All things considered, Charlie had been having a pretty good summer.
He had a new friend in his refugee neighbor Pavel “Pav” Duda, a new man cave (actually an old shed), and a new way to get Erin F’s attention. But his life changes completely when Old Country tries to bomb Little Town to smithereens. It is tempting to overlay current political unrest onto this novel, but by naming the warring regions Little Town and Old Country, Conaghan creates a timeless allegory. The differences between the people of Little Town and Old Country are not disclosed, but Pav’s name, speech, and blue eyes are used to mark him as an “Old Country bastard.” Charlie and the other Little Town citizens speak a “lingo” characterized by idioms and colloquialisms that separates them both from our reality and from Old Country refugees like Pav, whose command of the grammar is shaky. This lingo, together with Charlie’s sense of humor, makes the tone deceptively light. The slow pace allows the tension to build imperceptibly, like a crane lifting an anvil over the heads of unsuspecting readers. Conaghan tackles the complexities of war, occupation, and totalitarianism in a direct and accessible way, portraying violence frankly but without sensationalism. Charlie’s understanding of what is taught about others versus what is actually the truth speaks volumes.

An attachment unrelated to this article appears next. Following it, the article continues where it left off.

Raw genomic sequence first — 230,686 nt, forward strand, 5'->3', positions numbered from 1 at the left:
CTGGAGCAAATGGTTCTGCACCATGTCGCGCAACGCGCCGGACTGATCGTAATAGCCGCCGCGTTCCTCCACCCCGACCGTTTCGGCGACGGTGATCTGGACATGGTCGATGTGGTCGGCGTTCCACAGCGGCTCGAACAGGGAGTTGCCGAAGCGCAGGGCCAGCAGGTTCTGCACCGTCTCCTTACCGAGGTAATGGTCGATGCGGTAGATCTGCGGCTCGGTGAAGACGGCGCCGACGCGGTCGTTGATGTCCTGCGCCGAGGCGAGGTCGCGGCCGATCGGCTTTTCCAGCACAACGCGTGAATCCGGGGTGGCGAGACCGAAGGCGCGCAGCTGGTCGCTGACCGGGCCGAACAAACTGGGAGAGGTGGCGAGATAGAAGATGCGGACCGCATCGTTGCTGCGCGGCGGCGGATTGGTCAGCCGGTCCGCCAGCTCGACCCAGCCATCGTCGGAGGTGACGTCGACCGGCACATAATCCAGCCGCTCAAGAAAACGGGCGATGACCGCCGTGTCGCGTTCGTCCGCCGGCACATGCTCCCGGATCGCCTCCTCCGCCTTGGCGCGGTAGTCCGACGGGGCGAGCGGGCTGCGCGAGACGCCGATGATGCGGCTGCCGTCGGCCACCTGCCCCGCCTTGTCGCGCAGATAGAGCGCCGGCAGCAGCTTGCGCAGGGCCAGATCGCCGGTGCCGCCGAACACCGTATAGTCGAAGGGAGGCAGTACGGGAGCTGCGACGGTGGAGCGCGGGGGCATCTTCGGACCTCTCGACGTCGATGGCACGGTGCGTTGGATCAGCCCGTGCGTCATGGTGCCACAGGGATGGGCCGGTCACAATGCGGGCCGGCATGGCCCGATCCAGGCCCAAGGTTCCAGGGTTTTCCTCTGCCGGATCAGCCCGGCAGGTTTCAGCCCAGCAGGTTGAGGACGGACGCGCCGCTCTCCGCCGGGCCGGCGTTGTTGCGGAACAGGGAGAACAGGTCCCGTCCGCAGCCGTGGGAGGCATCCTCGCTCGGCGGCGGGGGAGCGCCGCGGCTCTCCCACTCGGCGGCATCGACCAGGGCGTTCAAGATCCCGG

Charlie’s cleareyed account delivers a powerful anti-war statement without a hint of pedantry.(Fiction. 10-14)